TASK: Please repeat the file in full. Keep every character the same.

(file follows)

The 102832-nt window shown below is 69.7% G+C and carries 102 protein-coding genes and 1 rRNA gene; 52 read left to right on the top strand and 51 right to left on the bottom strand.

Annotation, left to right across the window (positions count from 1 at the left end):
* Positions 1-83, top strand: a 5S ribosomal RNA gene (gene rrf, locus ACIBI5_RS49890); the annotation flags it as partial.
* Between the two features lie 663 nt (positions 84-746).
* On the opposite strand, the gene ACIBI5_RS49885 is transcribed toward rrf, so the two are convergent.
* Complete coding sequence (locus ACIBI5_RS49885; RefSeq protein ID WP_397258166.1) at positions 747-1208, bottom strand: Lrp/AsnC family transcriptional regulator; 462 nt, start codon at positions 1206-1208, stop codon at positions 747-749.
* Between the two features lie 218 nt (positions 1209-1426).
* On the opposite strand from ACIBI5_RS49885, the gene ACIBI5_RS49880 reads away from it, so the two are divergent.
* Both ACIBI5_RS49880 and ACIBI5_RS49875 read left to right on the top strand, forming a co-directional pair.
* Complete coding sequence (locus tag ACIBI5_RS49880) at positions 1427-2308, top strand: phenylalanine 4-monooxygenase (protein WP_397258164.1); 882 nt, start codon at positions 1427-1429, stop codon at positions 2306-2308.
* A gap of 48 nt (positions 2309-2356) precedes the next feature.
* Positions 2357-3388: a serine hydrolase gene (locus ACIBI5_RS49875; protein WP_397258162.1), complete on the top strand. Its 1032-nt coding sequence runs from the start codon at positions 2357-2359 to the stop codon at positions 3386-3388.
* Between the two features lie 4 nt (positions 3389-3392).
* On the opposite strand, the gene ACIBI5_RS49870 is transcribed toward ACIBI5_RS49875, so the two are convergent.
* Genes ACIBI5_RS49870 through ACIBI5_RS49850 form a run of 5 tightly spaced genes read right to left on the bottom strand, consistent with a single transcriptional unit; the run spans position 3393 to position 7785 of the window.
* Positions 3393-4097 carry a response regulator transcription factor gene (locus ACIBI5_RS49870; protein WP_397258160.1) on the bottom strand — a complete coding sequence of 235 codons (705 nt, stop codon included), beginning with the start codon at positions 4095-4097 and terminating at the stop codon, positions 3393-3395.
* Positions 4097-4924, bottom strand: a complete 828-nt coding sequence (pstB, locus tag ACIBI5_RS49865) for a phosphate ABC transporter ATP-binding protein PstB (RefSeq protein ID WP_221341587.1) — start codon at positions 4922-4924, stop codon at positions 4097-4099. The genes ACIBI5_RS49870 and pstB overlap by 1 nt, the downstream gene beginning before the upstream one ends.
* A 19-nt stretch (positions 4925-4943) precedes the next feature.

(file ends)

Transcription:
The 102832-nt window shown below is 69.7% G+C and carries 102 protein-coding genes and 1 rRNA gene; 52 read left to right on the top strand and 51 right to left on the bottom strand.

Annotation, left to right across the window (positions count from 1 at the left end):
* Positions 1-83, top strand: a 5S ribosomal RNA gene (gene rrf, locus ACIBI5_RS49890); the annotation flags it as partial.
* Between the two features lie 663 nt (positions 84-746).
* On the opposite strand, the gene ACIBI5_RS49885 is transcribed toward rrf, so the two are convergent.
* Complete coding sequence (locus ACIBI5_RS49885; RefSeq protein ID WP_397258166.1) at positions 747-1208, bottom strand: Lrp/AsnC family transcriptional regulator; 462 nt, start codon at positions 1206-1208, stop codon at positions 747-749.
* Between the two features lie 218 nt (positions 1209-1426).
* On the opposite strand from ACIBI5_RS49885, the gene ACIBI5_RS49880 reads away from it, so the two are divergent.
* Both ACIBI5_RS49880 and ACIBI5_RS49875 read left to right on the top strand, forming a co-directional pair.
* Complete coding sequence (locus tag ACIBI5_RS49880) at positions 1427-2308, top strand: phenylalanine 4-monooxygenase (protein WP_397258164.1); 882 nt, start codon at positions 1427-1429, stop codon at positions 2306-2308.
* A gap of 48 nt (positions 2309-2356) precedes the next feature.
* Positions 2357-3388: a serine hydrolase gene (locus ACIBI5_RS49875; protein WP_397258162.1), complete on the top strand. Its 1032-nt coding sequence runs from the start codon at positions 2357-2359 to the stop codon at positions 3386-3388.
* Between the two features lie 4 nt (positions 3389-3392).
* On the opposite strand, the gene ACIBI5_RS49870 is transcribed toward ACIBI5_RS49875, so the two are convergent.
* Genes ACIBI5_RS49870 through ACIBI5_RS49850 form a run of 5 tightly spaced genes read right to left on the bottom strand, consistent with a single transcriptional unit; the run spans position 3393 to position 7785 of the window.
* Positions 3393-4097 carry a response regulator transcription factor gene (locus ACIBI5_RS49870; protein WP_397258160.1) on the bottom strand — a complete coding sequence of 235 codons (705 nt, stop codon included), beginning with the start codon at positions 4095-4097 and terminating at the stop codon, positions 3393-3395.
* Positions 4097-4924, bottom strand: a complete 828-nt coding sequence (pstB, locus tag ACIBI5_RS49865) for a phosphate ABC transporter ATP-binding protein PstB (RefSeq protein ID WP_221341587.1) — start codon at positions 4922-4924, stop codon at positions 4097-4099. The genes ACIBI5_RS49870 and pstB overlap by 1 nt, the downstream gene beginning before the upstream one ends.
* A 19-nt stretch (positions 4925-4943) precedes the next feature.